–Must include additional labor market and benefit reforms to increase participation in the formal labor market, lower the cost of hiring new employees, and drive a more flexible and competitive labor market. These reforms can include becoming an at-will employment jurisdiction to reduce the cost and risk of hiring new employees; making severance pay and a Christmas bonus optional; reducing requirements for vacation and sick leave to stateside levels or eliminating the requirements that employers must pay vacation and sick leave.
–Institute a work requirement for able-bodied adults receiving food stamps.
–Included tax policy reforms must be at least revenue neutral (relative to the baseline) and exemptions and incentives should be phased out before reducing tax rates. Tax incentives, credits and other tax-related subsidies must be shown as an expense, rather than net of revenues, requiring a comprehensive tax expenditure report.
–Needs to specifically include a plan for capital investment that is tied to the government’s broader economic strategy, including a prioritized list of investments and sustainable funding models.
–Should include strategies for youth employment.
–Must include plans for an independent energy regulator as a stand alone agency, rejecting commonwealth legislation that would consolidate the Energy Commission with other entities.
–Municipal subsidies must be cut and that any “plan to consolidate municipal services and create new structures at the regional level must be supported by sufficient detail to ensure such actions will drive operating efficiencies, cost reduction, and improve local administration and citizen outcomes.”
–Must include specific actions the government will take to ensure long-term reductions in pension liabilities.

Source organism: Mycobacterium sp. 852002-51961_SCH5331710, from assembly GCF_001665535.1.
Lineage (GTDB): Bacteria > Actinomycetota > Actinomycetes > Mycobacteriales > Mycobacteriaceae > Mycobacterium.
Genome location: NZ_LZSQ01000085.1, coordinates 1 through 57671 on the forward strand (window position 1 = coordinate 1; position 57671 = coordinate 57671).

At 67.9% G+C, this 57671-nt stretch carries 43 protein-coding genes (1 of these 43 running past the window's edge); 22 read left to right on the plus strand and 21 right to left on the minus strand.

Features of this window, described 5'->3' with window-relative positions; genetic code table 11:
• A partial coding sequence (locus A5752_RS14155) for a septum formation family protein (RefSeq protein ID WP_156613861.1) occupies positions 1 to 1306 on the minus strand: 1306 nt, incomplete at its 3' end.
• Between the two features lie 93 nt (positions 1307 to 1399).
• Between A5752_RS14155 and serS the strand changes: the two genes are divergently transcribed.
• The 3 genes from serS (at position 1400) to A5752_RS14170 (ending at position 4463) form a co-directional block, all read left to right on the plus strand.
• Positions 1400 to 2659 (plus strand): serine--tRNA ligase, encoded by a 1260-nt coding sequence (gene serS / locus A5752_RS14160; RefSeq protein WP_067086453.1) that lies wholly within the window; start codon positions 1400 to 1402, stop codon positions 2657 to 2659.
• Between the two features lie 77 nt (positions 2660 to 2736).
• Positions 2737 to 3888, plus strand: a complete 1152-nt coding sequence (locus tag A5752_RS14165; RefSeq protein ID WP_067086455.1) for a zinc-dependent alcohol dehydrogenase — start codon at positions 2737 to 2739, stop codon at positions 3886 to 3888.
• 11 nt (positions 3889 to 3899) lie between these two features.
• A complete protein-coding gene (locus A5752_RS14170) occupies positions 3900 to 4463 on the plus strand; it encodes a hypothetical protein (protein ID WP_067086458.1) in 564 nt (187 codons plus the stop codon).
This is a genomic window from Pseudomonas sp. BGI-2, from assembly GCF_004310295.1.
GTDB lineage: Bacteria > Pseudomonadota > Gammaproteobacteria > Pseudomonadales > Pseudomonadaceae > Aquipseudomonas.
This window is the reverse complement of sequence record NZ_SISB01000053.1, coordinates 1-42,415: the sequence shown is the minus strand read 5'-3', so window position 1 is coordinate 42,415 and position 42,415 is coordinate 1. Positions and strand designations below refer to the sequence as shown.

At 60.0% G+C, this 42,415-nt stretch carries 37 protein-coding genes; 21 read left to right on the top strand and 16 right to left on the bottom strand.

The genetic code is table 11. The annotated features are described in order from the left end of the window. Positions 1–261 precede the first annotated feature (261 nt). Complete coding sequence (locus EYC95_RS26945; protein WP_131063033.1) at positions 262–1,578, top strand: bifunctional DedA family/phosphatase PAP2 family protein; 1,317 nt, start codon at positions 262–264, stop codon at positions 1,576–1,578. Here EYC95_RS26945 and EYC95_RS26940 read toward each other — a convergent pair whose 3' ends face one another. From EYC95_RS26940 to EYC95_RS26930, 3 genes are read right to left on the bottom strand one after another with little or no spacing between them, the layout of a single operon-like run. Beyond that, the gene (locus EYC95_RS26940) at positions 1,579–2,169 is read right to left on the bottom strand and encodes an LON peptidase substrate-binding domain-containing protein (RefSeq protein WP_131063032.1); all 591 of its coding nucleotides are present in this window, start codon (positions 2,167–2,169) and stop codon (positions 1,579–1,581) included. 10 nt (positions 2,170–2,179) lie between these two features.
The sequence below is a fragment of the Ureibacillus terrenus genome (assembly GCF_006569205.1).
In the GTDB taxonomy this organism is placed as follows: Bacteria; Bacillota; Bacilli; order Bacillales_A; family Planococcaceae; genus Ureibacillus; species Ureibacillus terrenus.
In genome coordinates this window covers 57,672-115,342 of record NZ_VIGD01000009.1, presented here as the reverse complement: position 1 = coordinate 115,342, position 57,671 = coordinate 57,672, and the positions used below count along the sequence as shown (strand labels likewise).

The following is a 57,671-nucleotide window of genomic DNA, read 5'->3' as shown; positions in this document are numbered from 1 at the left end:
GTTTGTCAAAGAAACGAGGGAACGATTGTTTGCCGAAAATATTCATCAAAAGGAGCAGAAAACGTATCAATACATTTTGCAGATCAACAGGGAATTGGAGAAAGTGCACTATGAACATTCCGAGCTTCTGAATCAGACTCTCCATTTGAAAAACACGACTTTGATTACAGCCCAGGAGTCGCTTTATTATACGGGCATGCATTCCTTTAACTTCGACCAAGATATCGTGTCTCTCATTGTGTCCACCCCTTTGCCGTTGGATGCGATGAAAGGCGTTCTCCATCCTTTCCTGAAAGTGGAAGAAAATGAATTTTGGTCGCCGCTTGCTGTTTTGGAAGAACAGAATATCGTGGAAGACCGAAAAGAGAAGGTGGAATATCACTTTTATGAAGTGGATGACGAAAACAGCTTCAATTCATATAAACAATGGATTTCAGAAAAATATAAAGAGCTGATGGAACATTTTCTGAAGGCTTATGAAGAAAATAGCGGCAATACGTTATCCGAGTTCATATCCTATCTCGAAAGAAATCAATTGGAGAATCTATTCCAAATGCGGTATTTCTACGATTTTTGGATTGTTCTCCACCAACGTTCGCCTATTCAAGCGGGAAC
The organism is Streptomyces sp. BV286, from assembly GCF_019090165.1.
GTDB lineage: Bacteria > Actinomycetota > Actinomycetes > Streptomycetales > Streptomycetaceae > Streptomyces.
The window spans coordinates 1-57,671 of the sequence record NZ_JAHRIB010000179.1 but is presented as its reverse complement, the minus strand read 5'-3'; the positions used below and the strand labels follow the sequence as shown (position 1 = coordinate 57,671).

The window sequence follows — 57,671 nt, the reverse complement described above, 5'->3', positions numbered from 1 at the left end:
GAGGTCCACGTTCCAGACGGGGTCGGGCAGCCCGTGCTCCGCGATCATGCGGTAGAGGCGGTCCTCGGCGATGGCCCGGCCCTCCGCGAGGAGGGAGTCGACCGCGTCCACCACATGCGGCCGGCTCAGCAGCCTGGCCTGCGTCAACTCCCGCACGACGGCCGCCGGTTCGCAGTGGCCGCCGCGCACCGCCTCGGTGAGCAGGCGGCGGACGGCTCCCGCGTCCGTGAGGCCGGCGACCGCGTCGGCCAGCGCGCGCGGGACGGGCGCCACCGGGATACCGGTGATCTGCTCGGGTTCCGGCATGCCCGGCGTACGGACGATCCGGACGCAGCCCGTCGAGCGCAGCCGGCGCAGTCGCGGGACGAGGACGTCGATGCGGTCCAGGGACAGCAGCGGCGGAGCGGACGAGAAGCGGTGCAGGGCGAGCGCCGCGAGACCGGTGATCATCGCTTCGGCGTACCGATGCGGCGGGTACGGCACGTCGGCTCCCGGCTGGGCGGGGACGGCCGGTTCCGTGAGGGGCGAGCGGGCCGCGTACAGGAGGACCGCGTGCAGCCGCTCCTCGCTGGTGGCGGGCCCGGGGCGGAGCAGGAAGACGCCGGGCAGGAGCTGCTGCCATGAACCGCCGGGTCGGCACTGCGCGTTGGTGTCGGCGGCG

–Must break down projected healthcare savings by initiative so the board can properly evaluate and score the proposed New Healthcare Model of the government’s health plan, Mi Salud.
–Should include greater detail on agency-level service eliminations for reduction in costs across government agencies, which relies on an assumption that savings will be driven solely by attrition as a result of the Single Employer Model and the Voluntary Transition Program (VTP). The board said it believes the proposed plan’s employee attrition-based model overstates the fiscal impact “such an approach will achieve and does not ensure the permanency of fiscal impact.”
–Must go beyond its proposal for the Office of the CFO, as it “does not sufficiently ensure an improvement in fiscal governance, accountability, and internal controls.”
–Must include a more specific analysis of the commonwealth’s 30-year debt sustainability projections.
The changes must be made by Feb. 12. The plan is slated to be certified by Feb. 23.
“It is imperative that Puerto Rico seize this moment to fundamentally reform an economy that has been in a long-term recession, even before Hurricanes Irma and Maria,” Carrión wrote. “Our goals of achieving balance and renewing access to the debt markets is only possible if we fundamentally change the underlying economic trends that characterized Puerto Rico’s economy prior to the hurricane.”
In a written statement following the board’s release, Christian Sobrino, the governor’s representative to the board said: “The process for drafting and certifying fiscal plans contemplated under PROMESA is an interactive one. Therefore, we will carefully review the comments of the FOMB, as well as meet any additional request for information, included in the letters.”